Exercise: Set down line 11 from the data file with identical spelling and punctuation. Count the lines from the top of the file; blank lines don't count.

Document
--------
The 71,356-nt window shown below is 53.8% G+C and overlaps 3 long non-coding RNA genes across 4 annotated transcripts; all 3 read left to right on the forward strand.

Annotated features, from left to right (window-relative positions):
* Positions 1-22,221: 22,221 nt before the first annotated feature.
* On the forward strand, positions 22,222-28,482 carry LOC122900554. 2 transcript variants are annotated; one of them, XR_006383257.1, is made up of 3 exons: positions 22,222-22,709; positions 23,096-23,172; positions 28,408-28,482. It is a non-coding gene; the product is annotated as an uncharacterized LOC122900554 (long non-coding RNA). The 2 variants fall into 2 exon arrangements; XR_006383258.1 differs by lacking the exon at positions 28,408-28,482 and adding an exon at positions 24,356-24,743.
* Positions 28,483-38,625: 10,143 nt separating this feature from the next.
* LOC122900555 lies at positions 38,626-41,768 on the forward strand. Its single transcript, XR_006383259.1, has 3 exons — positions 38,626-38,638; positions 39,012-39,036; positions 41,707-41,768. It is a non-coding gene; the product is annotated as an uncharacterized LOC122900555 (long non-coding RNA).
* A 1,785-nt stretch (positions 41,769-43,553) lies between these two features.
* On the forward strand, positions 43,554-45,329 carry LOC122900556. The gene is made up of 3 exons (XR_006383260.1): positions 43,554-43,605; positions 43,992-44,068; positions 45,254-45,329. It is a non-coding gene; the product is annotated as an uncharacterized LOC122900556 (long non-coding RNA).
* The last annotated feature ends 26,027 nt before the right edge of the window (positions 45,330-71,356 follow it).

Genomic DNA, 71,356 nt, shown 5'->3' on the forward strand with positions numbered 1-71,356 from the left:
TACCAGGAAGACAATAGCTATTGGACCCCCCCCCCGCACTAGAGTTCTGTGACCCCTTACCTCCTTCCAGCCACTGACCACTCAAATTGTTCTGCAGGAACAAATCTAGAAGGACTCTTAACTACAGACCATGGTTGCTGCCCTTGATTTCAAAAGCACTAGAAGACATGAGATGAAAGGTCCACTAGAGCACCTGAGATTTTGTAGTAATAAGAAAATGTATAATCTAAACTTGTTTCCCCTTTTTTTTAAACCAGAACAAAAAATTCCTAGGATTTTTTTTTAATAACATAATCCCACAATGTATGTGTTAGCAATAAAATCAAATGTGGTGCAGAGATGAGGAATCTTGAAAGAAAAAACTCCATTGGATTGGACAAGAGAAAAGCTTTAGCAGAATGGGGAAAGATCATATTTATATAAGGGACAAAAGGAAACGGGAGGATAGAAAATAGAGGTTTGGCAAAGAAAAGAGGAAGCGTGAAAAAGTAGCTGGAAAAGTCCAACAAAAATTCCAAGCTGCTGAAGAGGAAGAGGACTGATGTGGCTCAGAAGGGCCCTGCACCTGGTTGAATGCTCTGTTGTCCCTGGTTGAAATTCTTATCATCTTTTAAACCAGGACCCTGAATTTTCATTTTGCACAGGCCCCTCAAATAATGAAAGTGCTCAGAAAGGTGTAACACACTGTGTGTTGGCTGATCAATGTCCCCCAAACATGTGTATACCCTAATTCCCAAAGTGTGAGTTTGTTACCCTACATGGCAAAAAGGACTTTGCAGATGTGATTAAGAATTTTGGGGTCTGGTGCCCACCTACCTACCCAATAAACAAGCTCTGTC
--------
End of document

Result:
TACCAGGAAGACAATAGCTATTGGACCCCCCCCCCGCACTAGAGTTCTGTGACCCCTTACCTCCTTCCAGCCACTGACCACTCAAATTGTTCTGCAGGAACAAATCTAGAAGGACTCTTAACTACAGACCATGGTTGCTGCCCTTGATTTCAAAAGCACTAGAAGACATGAGATGAAAGGTCCACTAGAGCACCTGAGATTTTGTAGTAATAAGAAAATGTATAATCTAAACTTGTTTCCCCTTTTTTTTAAACCAGAACAAAAAATTCCTAGGATTTTTTTTTAATAACATAATCCCACAATGTATGTGTTAGCAATAAAATCAAATGTGGTGCAGAGATGAGGAATCTTGAAAGAAAAAACTCCATTGGATTGGACAAGAGAAAAGCTTTAGCAGAATGGGGAAAGATCATATTTATATAAGGGACAAAAGGAAACGGGAGGATAGAAAATAGAGGTTTGGCAAAGAAAAGAGGAAGCGTGAAAAAGTAGCTGGAAAAGTCCAACAAAAATTCCAAGCTGCTGAAGAGGAAGAGGACTGATGTGGCTCAGAAGGGCCCTGCACCTGGTTGAATGCTCTGTTGTCCCTGGTTGAAATTCTTATCATCTTTTAAACCAGGACCCTGAATTTTCATTTTGCACAGGCCCCTCAAATAATGAAAGTGCTCAGAAAGGTGTAACACACTGTGTGTTGGCTGATCAATGTCCCCCAAACATGTGTATACCCTAATTCCCAAAGTGTGAGTTTGTTACCCTACATGGCAAAAAGGACTTTGCAGATGTGATTAAGAATTTTGGGGTCTGGTGCCCACCTACCTACCCAATAAACAAGCTCTGTC